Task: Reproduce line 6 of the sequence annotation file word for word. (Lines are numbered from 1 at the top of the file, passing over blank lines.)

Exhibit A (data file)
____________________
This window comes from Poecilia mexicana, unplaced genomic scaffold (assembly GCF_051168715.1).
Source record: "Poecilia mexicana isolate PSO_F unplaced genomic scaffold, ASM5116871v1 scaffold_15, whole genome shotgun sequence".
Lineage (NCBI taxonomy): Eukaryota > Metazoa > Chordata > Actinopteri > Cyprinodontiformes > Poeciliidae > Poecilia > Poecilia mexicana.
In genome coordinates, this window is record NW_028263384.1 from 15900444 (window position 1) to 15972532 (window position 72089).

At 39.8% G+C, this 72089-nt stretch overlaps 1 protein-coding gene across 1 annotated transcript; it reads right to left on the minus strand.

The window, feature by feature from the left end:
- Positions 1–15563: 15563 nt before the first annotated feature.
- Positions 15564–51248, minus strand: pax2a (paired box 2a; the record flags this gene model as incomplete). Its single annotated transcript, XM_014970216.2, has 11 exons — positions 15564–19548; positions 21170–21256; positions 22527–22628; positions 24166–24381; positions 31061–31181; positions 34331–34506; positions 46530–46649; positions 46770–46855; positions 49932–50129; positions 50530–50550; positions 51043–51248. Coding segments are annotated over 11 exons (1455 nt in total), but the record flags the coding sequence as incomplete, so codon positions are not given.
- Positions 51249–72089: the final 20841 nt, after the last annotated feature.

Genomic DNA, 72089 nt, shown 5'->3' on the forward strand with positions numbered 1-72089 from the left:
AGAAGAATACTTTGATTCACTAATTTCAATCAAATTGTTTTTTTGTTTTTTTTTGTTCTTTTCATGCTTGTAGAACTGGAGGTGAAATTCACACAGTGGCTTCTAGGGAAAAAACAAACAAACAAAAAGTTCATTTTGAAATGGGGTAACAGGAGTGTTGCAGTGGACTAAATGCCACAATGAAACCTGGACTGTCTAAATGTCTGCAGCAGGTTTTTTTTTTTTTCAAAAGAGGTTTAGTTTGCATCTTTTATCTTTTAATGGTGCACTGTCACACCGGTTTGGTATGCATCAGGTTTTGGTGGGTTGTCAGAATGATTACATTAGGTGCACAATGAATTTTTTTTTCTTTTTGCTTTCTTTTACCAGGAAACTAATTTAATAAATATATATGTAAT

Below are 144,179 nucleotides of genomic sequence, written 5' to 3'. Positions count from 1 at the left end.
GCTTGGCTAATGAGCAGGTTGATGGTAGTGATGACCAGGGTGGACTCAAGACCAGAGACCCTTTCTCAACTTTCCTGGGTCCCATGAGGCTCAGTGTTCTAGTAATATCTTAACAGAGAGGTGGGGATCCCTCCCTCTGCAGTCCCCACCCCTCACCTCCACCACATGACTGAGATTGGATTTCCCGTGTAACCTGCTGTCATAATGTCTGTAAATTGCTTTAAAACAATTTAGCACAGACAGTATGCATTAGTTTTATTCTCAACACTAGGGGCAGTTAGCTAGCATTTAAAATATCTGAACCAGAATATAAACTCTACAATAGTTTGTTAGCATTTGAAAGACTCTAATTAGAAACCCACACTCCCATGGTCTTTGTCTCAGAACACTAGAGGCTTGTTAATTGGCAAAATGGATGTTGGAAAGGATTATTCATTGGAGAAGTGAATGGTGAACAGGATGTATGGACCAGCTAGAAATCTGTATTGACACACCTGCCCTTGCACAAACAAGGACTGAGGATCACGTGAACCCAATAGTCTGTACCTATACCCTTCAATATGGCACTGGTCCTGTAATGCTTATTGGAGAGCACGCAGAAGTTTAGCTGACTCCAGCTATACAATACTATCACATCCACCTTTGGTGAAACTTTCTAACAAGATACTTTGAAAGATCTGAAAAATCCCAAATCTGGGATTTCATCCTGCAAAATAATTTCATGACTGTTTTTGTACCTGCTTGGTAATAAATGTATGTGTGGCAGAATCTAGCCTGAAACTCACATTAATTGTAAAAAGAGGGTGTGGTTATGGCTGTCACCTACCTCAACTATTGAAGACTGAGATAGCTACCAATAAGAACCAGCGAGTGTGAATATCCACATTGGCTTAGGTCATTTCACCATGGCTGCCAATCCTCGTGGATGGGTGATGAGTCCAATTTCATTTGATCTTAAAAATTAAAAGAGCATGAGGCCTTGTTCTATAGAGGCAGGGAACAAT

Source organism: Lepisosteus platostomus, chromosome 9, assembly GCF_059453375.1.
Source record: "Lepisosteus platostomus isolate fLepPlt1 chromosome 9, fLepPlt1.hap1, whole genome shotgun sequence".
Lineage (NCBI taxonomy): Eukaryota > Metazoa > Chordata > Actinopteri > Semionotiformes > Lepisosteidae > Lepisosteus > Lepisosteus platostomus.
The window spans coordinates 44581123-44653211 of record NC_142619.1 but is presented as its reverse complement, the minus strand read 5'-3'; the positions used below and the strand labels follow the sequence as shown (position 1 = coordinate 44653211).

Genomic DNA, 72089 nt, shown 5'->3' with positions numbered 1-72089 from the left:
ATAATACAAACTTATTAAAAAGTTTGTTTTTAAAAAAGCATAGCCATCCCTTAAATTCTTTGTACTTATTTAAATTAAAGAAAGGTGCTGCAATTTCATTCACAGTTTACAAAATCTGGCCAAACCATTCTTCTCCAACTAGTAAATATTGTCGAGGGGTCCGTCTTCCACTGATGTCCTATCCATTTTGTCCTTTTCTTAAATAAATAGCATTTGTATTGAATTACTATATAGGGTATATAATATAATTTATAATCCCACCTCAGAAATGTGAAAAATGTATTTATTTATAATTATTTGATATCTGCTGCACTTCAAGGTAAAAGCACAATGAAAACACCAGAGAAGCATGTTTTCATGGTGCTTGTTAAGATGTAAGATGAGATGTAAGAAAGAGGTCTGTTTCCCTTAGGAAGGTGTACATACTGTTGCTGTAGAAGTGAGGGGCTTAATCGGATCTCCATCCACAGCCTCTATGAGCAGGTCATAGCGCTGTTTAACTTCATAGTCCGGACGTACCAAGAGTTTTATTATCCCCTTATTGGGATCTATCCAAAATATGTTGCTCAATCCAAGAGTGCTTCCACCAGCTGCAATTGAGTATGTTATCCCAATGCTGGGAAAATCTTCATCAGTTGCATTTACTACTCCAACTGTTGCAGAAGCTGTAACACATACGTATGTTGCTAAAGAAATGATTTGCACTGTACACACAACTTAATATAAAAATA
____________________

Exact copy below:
The window, feature by feature from the left end: